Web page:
Widespread violence in Dakota shows need for Animal and Ecological Terrorism Act

Five environmentalists have been indicted on federal charges for setting fire to a bridge at the site of often-violent protests against the Dakota Access Pipeline.

They’re accused of arson, throwing firebombs at police, and trying to stampede buffalo into police officers.

Other protesters have been caught throwing propane gas bombs at police.

FBI reports show that despite our problems with Islamic terrorism, most domestic terrorist attacks are carried out by environmentalists.

It’s time to begin treating environmentalist groups as terrorist threats and adopt the Animal and Ecological Terrorism Act.

The DAPL protests are just the latest in a 40-year-war of bloodthirsty violence by environmentalists, but they are typical of a liberal movement that sees mayhem and even murder as legitimate forms of political protest.

“The indictment unsealed (Feb. 8) stems from one of the protest’s most chaotic confrontations, an all-day Oct. 27 melee that saw agitators set blazes, hurl rocks and Molotov cocktails at police, and try to start a buffalo stampede with riders on horseback,” The Washington Times reports. “About 700 protest-related arrests have been made since August, mostly for trespassing and rioting involving activists who posted bail and were promptly released, but the indictment reveals that at least a handful of activists remain in jail pending trial on federal crimes.”

“At least one other activist remains in federal jail. Red Fawn Fallis, 37, was initially charged with attempted murder for firing three shots as she lay face-down on the ground while deputies tried to restrain her,” the Times reports.

Other protesters were caught turning pressurized propane bottles used in camp stoves into improvised terrorist bombs, throwing them at police.

One protestor’s arm was shredded by a blast.

Police point out the injuries were consistent with that of a homemade bomb, protesters claim it was caused by a flash grenade.

Environmentalism is, at its heart, a violent movement.

Founded on the belief human life is destroying the planet, many environmentalist leaders openly embrace the reduction of human populations as a policy goal, and endorse the use of violence and terrorism to achieve it.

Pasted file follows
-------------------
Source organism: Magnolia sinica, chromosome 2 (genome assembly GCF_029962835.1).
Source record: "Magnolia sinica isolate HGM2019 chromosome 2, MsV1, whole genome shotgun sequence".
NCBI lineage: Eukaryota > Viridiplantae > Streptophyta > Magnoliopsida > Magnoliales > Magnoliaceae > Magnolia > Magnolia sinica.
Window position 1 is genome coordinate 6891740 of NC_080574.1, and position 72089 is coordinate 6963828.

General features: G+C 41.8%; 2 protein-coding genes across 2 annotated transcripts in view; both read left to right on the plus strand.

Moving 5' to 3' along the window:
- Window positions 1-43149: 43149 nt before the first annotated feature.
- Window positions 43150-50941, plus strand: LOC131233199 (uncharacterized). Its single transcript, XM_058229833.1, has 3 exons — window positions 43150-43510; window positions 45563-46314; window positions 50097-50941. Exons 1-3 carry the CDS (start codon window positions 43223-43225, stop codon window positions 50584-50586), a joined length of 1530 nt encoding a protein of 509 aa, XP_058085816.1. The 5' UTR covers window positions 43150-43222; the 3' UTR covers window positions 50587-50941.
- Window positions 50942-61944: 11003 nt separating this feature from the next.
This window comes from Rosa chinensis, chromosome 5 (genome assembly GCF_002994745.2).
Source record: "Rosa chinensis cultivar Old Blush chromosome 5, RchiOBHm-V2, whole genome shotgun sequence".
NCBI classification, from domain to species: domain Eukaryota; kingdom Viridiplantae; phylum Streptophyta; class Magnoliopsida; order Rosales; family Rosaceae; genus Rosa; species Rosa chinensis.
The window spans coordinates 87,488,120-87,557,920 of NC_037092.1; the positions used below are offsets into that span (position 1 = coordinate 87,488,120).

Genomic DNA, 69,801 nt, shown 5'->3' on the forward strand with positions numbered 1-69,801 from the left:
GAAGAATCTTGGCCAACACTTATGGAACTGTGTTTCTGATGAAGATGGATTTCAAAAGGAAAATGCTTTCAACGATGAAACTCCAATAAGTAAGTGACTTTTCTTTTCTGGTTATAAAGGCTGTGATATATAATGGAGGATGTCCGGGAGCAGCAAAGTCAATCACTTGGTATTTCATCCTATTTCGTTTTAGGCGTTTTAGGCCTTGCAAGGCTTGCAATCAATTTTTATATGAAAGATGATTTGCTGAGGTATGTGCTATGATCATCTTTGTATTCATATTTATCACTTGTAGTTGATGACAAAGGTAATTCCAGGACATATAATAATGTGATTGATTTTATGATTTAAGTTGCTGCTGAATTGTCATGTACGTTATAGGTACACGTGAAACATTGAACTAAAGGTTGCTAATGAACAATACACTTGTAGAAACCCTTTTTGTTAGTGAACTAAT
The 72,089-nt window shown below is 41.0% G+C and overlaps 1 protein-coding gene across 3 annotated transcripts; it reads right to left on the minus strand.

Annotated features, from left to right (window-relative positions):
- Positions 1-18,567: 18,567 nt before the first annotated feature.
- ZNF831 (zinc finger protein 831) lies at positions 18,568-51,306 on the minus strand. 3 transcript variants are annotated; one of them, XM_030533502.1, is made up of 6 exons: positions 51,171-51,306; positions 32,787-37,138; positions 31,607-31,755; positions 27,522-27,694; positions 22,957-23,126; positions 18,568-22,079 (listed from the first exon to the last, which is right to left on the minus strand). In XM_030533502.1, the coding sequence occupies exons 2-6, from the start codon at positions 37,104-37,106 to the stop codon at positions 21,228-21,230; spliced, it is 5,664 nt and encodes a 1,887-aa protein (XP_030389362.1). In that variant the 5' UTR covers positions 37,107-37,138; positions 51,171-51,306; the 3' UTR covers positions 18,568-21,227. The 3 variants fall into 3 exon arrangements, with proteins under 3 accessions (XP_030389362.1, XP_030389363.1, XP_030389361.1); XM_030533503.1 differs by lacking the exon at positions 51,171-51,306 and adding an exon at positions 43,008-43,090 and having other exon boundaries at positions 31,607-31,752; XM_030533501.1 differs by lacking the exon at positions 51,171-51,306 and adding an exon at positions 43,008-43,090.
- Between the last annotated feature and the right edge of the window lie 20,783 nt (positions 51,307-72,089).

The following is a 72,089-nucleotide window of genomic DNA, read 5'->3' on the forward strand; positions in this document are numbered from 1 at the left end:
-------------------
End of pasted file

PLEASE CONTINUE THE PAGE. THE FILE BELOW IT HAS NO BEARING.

“Phasing out the human race will solve every problem on earth, social and environmental,” Dave Forman, founder of Earth First!, once said.

The patron saint of environmental terrorism is “Unabomber” Ted Kaczynski, who used mail bombs to methodically kill three and injure 23 over a 20-year-campaign of terror.

“What first motivated me wasn’t anything I read. I just got mad seeing the machines ripping up the woods and so forth,” the terrorist told Earth First! in a prison interview.

It should be no surprise, then, that the FBI has long recognized environmentalists as America’s most prolific terrorist threat, even after Sept. 11, 2001.

“Special interest extremism, as characterized by the Animal Liberation Front (ALF) and the Earth Liberation Front (ELF), has emerged as a serious terrorist threat,” the FBI’s James F. Jarboe, Domestic Terrorism Section Chief, testified to Congress in 2002, just five months after the 9/11 attacks.

“Special interest extremists – most notably within the animal rights and environmental movements — have turned increasingly toward vandalism and terrorist activity in attempts to further their causes,” Jarboe noted.

Law enforcement efforts to stop the violent terrorist attacks of ALF, ELF and anti-DAPL terrorists would be greatly assisted by the adoption of the Animal and Ecological Terrorism Act.

The AETA would create specific penalties for acts of vandalism, violence and terrorism carried out by animal rights and environmentalist groups, and would enter convicted environmentalist terrorists into a federal database.

More importantly, it would allow the victims of environmentalist terrorism to seek monetary damages from terrorists and terrorist groups of up to three times the total amount of the losses they suffered.

That’s what would end environmentalist terror.

Environmentalists who attempt to plant bombs and kill police officers are often trained and deployed by wealthy environmentalist lobbying groups, who then drop all ties to the terrorists they let loose.

The AETA would finally hold environmentalist groups responsible for radicalizing and arming terrorists, and it would save lives.